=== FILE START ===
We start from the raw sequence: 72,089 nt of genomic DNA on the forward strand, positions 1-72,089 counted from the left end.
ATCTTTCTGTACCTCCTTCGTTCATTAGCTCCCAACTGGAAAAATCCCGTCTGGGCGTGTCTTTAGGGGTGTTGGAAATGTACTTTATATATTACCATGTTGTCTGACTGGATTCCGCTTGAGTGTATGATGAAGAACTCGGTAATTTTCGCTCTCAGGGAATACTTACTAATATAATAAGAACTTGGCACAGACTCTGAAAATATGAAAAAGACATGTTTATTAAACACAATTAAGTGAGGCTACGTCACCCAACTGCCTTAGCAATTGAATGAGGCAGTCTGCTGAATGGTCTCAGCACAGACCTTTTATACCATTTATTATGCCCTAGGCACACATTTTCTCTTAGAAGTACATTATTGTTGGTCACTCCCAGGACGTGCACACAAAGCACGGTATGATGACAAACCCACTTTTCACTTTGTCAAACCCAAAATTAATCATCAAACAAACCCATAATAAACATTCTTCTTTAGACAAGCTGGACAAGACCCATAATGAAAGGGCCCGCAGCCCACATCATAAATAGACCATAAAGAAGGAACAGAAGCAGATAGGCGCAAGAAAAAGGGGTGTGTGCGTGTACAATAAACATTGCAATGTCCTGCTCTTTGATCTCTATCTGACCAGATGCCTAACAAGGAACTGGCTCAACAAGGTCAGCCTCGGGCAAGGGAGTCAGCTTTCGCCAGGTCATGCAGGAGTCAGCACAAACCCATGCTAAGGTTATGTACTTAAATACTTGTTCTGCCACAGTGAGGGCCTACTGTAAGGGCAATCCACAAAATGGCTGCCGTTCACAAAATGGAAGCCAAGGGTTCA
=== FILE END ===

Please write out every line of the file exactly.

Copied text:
We start from the raw sequence: 72,089 nt of genomic DNA on the forward strand, positions 1-72,089 counted from the left end.
ATCTTTCTGTACCTCCTTCGTTCATTAGCTCCCAACTGGAAAAATCCCGTCTGGGCGTGTCTTTAGGGGTGTTGGAAATGTACTTTATATATTACCATGTTGTCTGACTGGATTCCGCTTGAGTGTATGATGAAGAACTCGGTAATTTTCGCTCTCAGGGAATACTTACTAATATAATAAGAACTTGGCACAGACTCTGAAAATATGAAAAAGACATGTTTATTAAACACAATTAAGTGAGGCTACGTCACCCAACTGCCTTAGCAATTGAATGAGGCAGTCTGCTGAATGGTCTCAGCACAGACCTTTTATACCATTTATTATGCCCTAGGCACACATTTTCTCTTAGAAGTACATTATTGTTGGTCACTCCCAGGACGTGCACACAAAGCACGGTATGATGACAAACCCACTTTTCACTTTGTCAAACCCAAAATTAATCATCAAACAAACCCATAATAAACATTCTTCTTTAGACAAGCTGGACAAGACCCATAATGAAAGGGCCCGCAGCCCACATCATAAATAGACCATAAAGAAGGAACAGAAGCAGATAGGCGCAAGAAAAAGGGGTGTGTGCGTGTACAATAAACATTGCAATGTCCTGCTCTTTGATCTCTATCTGACCAGATGCCTAACAAGGAACTGGCTCAACAAGGTCAGCCTCGGGCAAGGGAGTCAGCTTTCGCCAGGTCATGCAGGAGTCAGCACAAACCCATGCTAAGGTTATGTACTTAAATACTTGTTCTGCCACAGTGAGGGCCTACTGTAAGGGCAATCCACAAAATGGCTGCCGTTCACAAAATGGAAGCCAAGGGTTCA